Digital health

Overview

DIGITAL HEALTH MATTERS NOW MORE SO THAN EVER

Over the next decade, PSI aims to reimagine healthcare worldwide by placing our consumer at the center, and, whenever possible, bringing quality care closer to our consumer. We live in a rapidly changing world; advancements in mobile technology access coupled with increased connectivity in Low and Middle Income Countries (LMICs) presents an unprecedented opportunity to make healthcare more accessible by changing the way we engage with consumers. In addition, COVID-19 has seriously strained already fragile healthcare systems in many of these countries. Limitations in physical movement and social interaction have further accelerated the need for digital health solutions targeted at both consumers and the health workforce.

PSI’S VISION FOR DIGITAL HEALTH

PSI’s Digital Health vision is to improve consumer health and well-being by using digital technologies to increase access and personalize delivery of quality information, products and services throughout their life course. The vision will be delivered through the Digital Strategy Framework highlighted below, aligned to WHO’s Classification of Digital Health Interventions.

DIGITAL STRATEGY FRAMEWORK

In order to achieve the Digital Strategy vision, PSI focuses on the following framework.

CONSUMER DIGITAL HEALTH

Leverage mobile technology in the hands of consumers to power their health journey.

WORKFORCE DIGITAL HEALTH

Leverage mobile technology to improve quality, efficiency and stewardship of health service delivery.

community influence DIGITAL HEALTH

Coordinate adoption of digital health across implementers to accelerate scale and improve sustainability.

DIGITAL data transformation

Continually shape, course correct and evaluate implementation activities through timely generation and use of data.

Latest Updates

Discover what's happening at PSI

Identifying Challenges and Taking Action – The Phil Harvey Innovation Award Winners

When Innocent Grant was just 18 years old, he started school to become a doctor. As part of his education, he was sent to his home region in Southern Tanzania to do fieldwork in rural clinics. It was in these remote, under-resourced clinics that Grant says he first became aware of the perils women face in seeking access to safe abortion.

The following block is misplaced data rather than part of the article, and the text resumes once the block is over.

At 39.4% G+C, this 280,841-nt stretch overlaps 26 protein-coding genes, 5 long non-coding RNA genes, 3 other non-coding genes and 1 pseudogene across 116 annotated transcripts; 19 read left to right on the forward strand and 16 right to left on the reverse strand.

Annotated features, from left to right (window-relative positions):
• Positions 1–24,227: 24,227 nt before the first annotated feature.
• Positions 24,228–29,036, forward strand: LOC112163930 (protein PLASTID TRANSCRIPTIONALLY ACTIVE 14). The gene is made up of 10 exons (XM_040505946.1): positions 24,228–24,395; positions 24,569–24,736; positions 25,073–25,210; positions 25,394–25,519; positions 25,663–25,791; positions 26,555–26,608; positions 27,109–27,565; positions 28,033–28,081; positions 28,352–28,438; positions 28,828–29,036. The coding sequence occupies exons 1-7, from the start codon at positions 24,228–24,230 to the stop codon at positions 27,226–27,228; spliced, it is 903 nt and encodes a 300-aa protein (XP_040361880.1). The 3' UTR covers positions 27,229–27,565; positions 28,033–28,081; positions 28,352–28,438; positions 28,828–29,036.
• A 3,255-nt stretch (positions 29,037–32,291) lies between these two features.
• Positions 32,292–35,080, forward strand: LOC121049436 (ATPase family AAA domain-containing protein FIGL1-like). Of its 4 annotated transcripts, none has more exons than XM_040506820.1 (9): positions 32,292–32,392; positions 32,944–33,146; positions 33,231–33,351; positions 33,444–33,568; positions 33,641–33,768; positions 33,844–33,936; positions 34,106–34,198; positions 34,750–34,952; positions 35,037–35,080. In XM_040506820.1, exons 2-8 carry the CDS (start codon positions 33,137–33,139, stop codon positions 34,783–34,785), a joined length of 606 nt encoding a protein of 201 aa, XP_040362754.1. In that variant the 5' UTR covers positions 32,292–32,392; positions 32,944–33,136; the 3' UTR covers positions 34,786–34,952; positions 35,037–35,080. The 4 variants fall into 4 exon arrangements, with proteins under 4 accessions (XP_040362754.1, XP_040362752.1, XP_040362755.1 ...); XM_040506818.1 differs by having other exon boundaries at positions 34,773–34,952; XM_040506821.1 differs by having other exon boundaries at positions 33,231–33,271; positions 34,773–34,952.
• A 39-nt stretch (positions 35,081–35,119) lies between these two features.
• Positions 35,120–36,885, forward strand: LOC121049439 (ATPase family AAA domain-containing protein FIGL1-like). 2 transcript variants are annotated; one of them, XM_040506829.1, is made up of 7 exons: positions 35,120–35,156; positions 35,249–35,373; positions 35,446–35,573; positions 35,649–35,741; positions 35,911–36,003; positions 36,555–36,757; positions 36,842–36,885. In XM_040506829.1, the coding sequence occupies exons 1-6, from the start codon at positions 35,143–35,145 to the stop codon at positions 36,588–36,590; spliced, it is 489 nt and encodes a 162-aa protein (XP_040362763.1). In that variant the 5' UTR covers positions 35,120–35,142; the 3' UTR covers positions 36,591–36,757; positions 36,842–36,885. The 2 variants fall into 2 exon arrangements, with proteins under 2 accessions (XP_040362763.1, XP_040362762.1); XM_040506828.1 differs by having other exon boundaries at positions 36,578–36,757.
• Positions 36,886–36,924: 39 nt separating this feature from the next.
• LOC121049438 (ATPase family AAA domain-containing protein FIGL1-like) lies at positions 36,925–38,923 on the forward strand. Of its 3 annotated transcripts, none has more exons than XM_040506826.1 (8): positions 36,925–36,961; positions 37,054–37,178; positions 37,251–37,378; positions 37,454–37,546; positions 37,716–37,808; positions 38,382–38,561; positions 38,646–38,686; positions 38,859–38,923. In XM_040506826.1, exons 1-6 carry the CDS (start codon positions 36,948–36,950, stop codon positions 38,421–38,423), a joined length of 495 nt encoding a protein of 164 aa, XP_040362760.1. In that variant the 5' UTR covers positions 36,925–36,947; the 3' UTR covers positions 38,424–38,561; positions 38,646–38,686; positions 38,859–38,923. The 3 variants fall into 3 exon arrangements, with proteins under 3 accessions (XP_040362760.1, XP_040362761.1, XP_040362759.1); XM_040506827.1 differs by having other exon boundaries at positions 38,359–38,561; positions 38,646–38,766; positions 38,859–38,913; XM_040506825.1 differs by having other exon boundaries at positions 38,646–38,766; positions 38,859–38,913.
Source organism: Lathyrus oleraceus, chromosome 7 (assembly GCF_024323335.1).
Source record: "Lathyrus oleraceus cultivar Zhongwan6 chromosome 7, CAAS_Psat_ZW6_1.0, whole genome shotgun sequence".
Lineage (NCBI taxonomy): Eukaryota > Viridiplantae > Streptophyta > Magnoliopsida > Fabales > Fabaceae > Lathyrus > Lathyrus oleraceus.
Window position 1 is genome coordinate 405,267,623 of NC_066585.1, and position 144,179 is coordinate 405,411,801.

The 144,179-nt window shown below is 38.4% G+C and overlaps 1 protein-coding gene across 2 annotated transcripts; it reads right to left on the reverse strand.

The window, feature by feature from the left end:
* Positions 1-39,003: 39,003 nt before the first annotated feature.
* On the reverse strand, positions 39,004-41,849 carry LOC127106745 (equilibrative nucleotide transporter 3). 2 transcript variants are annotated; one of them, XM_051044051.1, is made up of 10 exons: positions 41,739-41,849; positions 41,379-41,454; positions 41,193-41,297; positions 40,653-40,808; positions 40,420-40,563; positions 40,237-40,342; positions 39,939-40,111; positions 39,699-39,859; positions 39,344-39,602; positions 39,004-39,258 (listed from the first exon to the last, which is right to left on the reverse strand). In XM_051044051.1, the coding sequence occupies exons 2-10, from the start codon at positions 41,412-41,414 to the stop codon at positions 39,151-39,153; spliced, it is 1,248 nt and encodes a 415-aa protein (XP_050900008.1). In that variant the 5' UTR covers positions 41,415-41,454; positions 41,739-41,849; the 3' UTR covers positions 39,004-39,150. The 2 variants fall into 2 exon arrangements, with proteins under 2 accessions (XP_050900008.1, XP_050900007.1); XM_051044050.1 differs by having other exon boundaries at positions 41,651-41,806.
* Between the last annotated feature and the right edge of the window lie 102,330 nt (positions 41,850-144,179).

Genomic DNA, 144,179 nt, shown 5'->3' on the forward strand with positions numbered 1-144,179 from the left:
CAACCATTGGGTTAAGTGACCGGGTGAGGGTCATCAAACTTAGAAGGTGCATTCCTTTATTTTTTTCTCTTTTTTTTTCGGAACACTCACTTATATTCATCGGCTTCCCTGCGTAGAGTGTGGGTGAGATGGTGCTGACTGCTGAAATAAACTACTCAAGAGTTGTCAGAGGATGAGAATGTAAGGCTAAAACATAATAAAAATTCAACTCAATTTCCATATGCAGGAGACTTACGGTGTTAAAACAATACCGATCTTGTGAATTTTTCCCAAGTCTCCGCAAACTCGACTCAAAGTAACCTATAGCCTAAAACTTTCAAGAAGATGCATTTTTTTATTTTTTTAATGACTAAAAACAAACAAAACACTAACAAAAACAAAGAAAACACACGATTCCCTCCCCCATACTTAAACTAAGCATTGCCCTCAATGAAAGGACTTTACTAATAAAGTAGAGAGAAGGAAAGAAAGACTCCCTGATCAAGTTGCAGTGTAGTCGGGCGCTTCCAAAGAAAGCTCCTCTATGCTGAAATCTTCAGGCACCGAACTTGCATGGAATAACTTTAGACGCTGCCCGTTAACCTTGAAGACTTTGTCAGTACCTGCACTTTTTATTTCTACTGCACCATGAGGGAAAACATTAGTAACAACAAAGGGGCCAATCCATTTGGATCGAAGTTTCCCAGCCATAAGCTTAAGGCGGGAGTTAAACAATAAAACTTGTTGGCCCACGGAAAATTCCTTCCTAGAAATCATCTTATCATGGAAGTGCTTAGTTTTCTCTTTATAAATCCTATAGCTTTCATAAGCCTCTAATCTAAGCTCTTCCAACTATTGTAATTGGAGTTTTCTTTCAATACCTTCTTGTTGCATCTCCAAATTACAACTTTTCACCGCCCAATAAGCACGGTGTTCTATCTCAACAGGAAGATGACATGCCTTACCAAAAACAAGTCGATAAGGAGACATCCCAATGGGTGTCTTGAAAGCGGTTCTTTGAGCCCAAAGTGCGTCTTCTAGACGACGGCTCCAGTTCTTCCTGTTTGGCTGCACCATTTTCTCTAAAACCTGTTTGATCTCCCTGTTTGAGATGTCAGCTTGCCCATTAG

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WHAT WE LEARNED FROM PILOTING THE WHO’S SELF-CARE GUIDELINES

With the WHO’s published, Consolidated Guideline on Self-Care Interventions for Health, self-care had been formally recognized as a core strategy for strengthening health systems and advancing universal health coverage, while reducing strain on overburdened health systems.  

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A DECADE OF LEARNINGS FOR THE NEXT DECADE OF PROGRESS

Effective, evidence-based advocacy can increase access to quality and voluntary family planning. From its beginning in 2009, the Advance Family Planning (AFP) initiative has aimed  to demonstrate just that. Using the  SMART Advocacy[1] approach, AFP advocates have achieved nearly 3,000 advocacy wins contributed to improved family planning policies, and generated $168 million in funds from national and local governments and the private sector.

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4 PRIORITIES TO REACH THE OUAGADOUGOU PARTNERSHIP’S 2030 GOALS

In 2011 – the year the Ouagadougou Partnership (OP) launched—the nine Francophone West Africa (FWA) countries (Benin, Burkina Faso, Côte d’Ivoire, Guinee, Mali, Mauritania, Niger, Senegal, and Togo) had some of the lowest contraceptive rates in the world.